There’s a problem though. Most typefaces don’t have a complete family with all of those categories; nor indeed even just serif and sans-serif versions. Therefore we will need to combine multiple families, and probably adjust the scaling of some (or all) of them to make them work nicely. To do this, I’m going to use a simple set-up in InDesign, using guides.
We’re considering a few things for scaling. X-height is the distance from the baseline to the top of the lowercase letter ‘x’, while cap height is the distance from the baseline to the top of an uppercase letter. We’re also considering the width of both upper- and lowercase letters. Thus the four sets each horizontally and vertically; one each direction for serif, sans-serif, monospace, and mathematics. Here’s what it looks like when the four sets are each given the appropriate typeface (The typefaces are Minion Pro, Myriad Pro, PragmataPro, and TeX Gyre Pagella Math respectively):
The first thing you’ll see is that they don’t fit the lines very well. This is because each typeface has its own x-height and cap height, so we need to choose one to scale the rest to. I use the serif typeface for this, as that’s the one that will be most used in a text. The next step is to proportionally (InDesign allows independent vertical and horizontal scaling, but most scientific writing is done with TeX, which doesn’t easily (if at all) allow independent scaling) scale each typeface until the x-heights are the same as the serif font.
Now, at first sight it seems that the monospace typeface has become rather narrow, and the cap height rather short in order for the x-height to match. This might not be a problem however, as the monospace font will be used for code, and code tends not to have many uppercase letters. We’re also only seeing the letter pair ‘Aa’, so the next step is to see how the entire English alphabet looks.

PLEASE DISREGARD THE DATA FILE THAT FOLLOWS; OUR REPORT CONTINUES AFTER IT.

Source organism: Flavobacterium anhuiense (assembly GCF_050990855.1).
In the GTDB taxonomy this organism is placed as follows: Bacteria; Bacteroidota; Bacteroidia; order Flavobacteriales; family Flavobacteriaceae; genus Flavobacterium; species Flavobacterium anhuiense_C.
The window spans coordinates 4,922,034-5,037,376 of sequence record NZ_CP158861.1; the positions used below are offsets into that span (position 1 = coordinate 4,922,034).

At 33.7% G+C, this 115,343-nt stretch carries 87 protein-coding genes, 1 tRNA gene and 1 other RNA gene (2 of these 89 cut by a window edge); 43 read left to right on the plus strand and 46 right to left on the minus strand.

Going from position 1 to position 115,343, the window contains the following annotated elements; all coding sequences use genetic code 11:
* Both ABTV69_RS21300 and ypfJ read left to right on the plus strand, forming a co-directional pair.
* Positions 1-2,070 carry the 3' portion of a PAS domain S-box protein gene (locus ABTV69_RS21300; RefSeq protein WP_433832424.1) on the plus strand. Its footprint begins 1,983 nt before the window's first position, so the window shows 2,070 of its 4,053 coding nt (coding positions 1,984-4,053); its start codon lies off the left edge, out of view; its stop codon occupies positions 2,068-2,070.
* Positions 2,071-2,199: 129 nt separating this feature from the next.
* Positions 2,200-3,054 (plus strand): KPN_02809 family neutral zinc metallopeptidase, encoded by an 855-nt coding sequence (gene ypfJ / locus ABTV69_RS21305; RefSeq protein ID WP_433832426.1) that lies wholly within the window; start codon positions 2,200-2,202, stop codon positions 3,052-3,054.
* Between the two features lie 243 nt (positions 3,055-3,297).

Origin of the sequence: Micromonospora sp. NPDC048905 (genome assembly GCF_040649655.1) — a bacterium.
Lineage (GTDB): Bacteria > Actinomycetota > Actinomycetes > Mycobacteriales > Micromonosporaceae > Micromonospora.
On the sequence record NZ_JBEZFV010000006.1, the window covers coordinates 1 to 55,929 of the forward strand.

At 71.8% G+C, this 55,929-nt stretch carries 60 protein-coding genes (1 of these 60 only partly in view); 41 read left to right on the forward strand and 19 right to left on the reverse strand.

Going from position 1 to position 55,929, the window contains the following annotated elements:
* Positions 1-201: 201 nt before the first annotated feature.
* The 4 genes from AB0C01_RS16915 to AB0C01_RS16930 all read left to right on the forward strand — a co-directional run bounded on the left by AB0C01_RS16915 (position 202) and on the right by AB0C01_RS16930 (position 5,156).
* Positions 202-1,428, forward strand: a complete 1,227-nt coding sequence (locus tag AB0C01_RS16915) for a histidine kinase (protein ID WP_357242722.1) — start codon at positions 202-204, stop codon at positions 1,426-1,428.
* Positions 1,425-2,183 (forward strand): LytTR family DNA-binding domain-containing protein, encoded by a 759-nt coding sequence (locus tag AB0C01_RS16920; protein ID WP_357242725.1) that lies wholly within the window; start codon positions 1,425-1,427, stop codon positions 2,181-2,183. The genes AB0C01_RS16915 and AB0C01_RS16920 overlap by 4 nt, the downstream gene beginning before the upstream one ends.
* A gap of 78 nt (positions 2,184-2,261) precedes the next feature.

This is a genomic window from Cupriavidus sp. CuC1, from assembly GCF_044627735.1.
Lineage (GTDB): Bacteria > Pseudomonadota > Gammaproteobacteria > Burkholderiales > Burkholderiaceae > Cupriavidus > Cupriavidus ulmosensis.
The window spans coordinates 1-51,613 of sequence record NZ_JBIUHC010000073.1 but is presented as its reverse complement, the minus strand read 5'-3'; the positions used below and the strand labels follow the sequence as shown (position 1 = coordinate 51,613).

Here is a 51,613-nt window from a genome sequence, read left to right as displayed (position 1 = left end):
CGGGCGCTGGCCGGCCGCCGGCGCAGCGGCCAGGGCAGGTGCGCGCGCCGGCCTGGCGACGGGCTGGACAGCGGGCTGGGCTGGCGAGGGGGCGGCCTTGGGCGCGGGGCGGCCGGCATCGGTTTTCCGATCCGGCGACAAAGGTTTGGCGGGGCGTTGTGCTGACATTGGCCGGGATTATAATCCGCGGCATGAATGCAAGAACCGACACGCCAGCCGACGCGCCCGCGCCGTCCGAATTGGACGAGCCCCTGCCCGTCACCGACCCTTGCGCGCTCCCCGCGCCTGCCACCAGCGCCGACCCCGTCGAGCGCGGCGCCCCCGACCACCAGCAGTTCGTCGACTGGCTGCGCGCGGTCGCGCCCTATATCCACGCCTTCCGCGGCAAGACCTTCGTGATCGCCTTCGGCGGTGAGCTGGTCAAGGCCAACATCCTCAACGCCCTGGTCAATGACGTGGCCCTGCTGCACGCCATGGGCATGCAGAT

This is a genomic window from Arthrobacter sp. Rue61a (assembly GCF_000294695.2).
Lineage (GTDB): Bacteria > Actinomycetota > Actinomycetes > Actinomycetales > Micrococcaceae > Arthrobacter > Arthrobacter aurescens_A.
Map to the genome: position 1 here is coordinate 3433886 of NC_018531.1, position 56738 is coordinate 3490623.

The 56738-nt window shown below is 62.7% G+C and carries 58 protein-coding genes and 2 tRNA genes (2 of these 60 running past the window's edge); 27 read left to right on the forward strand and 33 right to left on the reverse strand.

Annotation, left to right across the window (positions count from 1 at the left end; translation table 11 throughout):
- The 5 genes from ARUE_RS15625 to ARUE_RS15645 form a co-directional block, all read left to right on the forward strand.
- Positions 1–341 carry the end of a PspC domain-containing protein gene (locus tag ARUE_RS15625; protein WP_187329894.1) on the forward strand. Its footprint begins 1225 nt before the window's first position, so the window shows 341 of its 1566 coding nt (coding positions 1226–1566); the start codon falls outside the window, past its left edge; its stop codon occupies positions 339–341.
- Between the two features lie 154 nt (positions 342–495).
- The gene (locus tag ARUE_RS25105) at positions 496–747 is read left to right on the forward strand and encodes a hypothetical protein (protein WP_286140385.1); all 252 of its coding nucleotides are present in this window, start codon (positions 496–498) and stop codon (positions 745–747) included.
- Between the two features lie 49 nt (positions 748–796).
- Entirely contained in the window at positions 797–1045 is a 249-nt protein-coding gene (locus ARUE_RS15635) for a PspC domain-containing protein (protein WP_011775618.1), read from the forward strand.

Despite the narrowness of the monospace typeface after scaling, and the shorter cap height, when seen like this it doesn’t look too out of place. However, it’s very rare that we’ll actually write the whole alphabet like that, so the next step is to see how the typefaces look when used more realistically. For that we’ll use the well-known English pangram ‘The quick brown fox jumps over the lazy dog’.
At this point they look alright together, and the narrowness of the monospace font has become un-noticeable, so the final test is to make a short paragraph where we actually use the various typefaces for the purposes they’ll be used for. Should they still look alright together, we’ll record the typeface names, and the scaling applied, and then we have our first group.
Everything looks fine, so we can record our grouping as being
- Serif: Minion Pro, 100%
- Sans-serif: Myriad Pro, 94%
- Monospace: PragmataPro, 80%
- Mathematics: TeX Gyre Pagella Math, 95%
Should we want, we can repeat this process to find a different grouping, should we want different typefaces either for design reasons, variation, or a specialist purpose. The grouping we’ve obtained now will definitely do for most applications; both Minion Pro and Myriad Pro have a decent language support, while code is almost always in ASCII, and a mathematics font by definition works for all mathematics.
It would also be possible to go through this process only using TeX or LaTeX; however, I find it much easier having the positionable guides, and the immediate visual feedback from changing the scaling, both of which are lacking with TeX or LaTeX.